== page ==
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Easter Markets in Central Europe: Egg-Ceptional Europe Vacation Deals

This Sunday marks my least favorite day of the year: Daylight Saving Time. Losing a precious hour of shut-eye is painful, but springing forward does mark the dawn of spring–and to me, spring means one thing: travel season!




And what better way to kick off the return of long, sunny days than a trip to Central Europe to see the colorful Easter markets? While most Americans have heard of the Christmas markets, the Easter markets are less widely known. However, they are an egg-ceptional way to experience the local culture. Here are the top cities to visit and even our best Central Europe vacation deals.


Budapest: While not technically an Easter market, the spring market in Budapest’s Vorosmarty Square does a good job filling in for one. There, visitors and locals alike gather to buy handmade crafts and admire traditional Hungarian folk dancing.

folk dancing


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Krakow: If you’re going to stop by the Easter market in Krakow’s Main Market Square, come hungry! The traditional sweets of the season will be on full display and you won’t want to miss out. You can also purchase some of the hand-painted eggs that all of Central Europe is known for.



Prague: Prague has two famous Easter markets and both are worth visiting in this pedestrian-friendly city. The markets are located in Old Town Square and Wenceslas Square. Be on the lookout for traditional Czech crystal, handmade wooden crafts, and colorful hand-painted Easter eggs. And every day from 3-6pm revelers will enjoy live folk entertainment including choirs, dance troupes, and more.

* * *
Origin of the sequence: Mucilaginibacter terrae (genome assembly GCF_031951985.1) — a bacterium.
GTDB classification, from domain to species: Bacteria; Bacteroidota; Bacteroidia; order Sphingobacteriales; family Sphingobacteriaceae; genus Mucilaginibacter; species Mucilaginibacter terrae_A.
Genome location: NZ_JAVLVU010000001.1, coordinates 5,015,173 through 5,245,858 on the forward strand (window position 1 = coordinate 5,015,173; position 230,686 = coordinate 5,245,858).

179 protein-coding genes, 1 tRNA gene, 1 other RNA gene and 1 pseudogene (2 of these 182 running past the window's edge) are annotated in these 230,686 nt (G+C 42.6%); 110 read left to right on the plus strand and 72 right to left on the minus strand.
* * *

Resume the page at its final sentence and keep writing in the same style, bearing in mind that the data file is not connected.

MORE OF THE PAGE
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Vienna: Not to be outdone by neighboring Prague, Vienna boasts three Easter markets. The most famous is held in front of cheery Schonbrunn Palace–once the summer home of the Habsburg royal family. There, 58 exhibitors dazzle spectators with crafts, yummy food items, and activities for kids. Each year the Old Vienna Easter Market at the Freyung creates the largest pile of Easter eggs in the world–totaling up to 40,000 eggs. And the Kalvarienberg Market delights market-goers with a carousel and children’s train.



Click here for Vienna hotel deals.



Save $100 on a Central Europe Vacation (Travelocity)

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My name: Alison Presley

Nickname: Presbo, because I'm good police.

How I earn my keep: I'm the manager of Travelocity's Travel for Good program. Visit Travel for Good to learn more about our green travel and voluntourism initiatives!

What kind of traveler am I: I'm an intrepid food explorer. I usually starve myself on the plane (not that that's too hard to do) so that the moment my toes touch foreign soil I'm ready to sample new and exciting cuisine. I like to dine everywhere from hole-in-the-wall local secrets to Michelin Guide gems. Cannelés, poi, boiled peanuts, oxtail soup, poutine--there's no stopping this adventurous palate.

Greatest travel lesson I've learned: It doesn't cost a lot of money to do good. Offsetting your carbon impact only adds a few bucks to your trip, green hotels are very affordable, and volunteering locally during your vacation is a great way to give back and learn about the culture.



I like your word for Krakow because i love sweets that’s why this place very much……….awesome post

Pes 2011

i think good analysis,good post

Pets Global Supply

We are always looking for great places go and the Easter markets looks to be one full of fun activities for kids and pets.

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Budapest is one destination I have been dying to travel to. Hungarians have some really special events which are pretty inviting.

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